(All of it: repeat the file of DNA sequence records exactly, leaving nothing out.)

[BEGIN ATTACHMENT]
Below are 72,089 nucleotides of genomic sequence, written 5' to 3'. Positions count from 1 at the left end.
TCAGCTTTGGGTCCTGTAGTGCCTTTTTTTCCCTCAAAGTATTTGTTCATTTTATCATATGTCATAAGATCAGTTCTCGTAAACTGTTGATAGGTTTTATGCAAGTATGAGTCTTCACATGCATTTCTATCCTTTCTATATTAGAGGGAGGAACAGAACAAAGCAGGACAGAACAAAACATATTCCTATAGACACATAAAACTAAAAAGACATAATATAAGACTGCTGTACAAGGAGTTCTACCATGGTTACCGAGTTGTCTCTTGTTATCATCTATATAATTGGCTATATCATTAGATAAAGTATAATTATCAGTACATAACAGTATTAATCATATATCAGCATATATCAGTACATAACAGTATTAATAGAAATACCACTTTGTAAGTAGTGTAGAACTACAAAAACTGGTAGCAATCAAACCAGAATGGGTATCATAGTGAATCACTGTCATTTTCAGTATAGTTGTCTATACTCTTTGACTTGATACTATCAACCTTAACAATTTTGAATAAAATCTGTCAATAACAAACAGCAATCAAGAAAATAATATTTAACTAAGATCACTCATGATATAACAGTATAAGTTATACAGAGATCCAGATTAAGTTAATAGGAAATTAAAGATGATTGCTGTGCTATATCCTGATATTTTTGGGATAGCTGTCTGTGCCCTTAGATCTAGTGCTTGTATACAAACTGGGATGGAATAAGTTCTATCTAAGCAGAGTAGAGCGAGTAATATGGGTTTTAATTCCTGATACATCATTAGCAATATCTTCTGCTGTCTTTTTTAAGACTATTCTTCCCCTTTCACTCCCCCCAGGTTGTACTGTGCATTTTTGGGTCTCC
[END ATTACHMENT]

Below are 72,089 nucleotides of genomic sequence, written 5' to 3'. Positions count from 1 at the left end.
TCAGCTTTGGGTCCTGTAGTGCCTTTTTTTCCCTCAAAGTATTTGTTCATTTTATCATATGTCATAAGATCAGTTCTCGTAAACTGTTGATAGGTTTTATGCAAGTATGAGTCTTCACATGCATTTCTATCCTTTCTATATTAGAGGGAGGAACAGAACAAAGCAGGACAGAACAAAACATATTCCTATAGACACATAAAACTAAAAAGACATAATATAAGACTGCTGTACAAGGAGTTCTACCATGGTTACCGAGTTGTCTCTTGTTATCATCTATATAATTGGCTATATCATTAGATAAAGTATAATTATCAGTACATAACAGTATTAATCATATATCAGCATATATCAGTACATAACAGTATTAATAGAAATACCACTTTGTAAGTAGTGTAGAACTACAAAAACTGGTAGCAATCAAACCAGAATGGGTATCATAGTGAATCACTGTCATTTTCAGTATAGTTGTCTATACTCTTTGACTTGATACTATCAACCTTAACAATTTTGAATAAAATCTGTCAATAACAAACAGCAATCAAGAAAATAATATTTAACTAAGATCACTCATGATATAACAGTATAAGTTATACAGAGATCCAGATTAAGTTAATAGGAAATTAAAGATGATTGCTGTGCTATATCCTGATATTTTTGGGATAGCTGTCTGTGCCCTTAGATCTAGTGCTTGTATACAAACTGGGATGGAATAAGTTCTATCTAAGCAGAGTAGAGCGAGTAATATGGGTTTTAATTCCTGATACATCATTAGCAATATCTTCTGCTGTCTTTTTTAAGACTATTCTTCCCCTTTCACTCCCCCCAGGTTGTACTGTGCATTTTTGGGTCTCC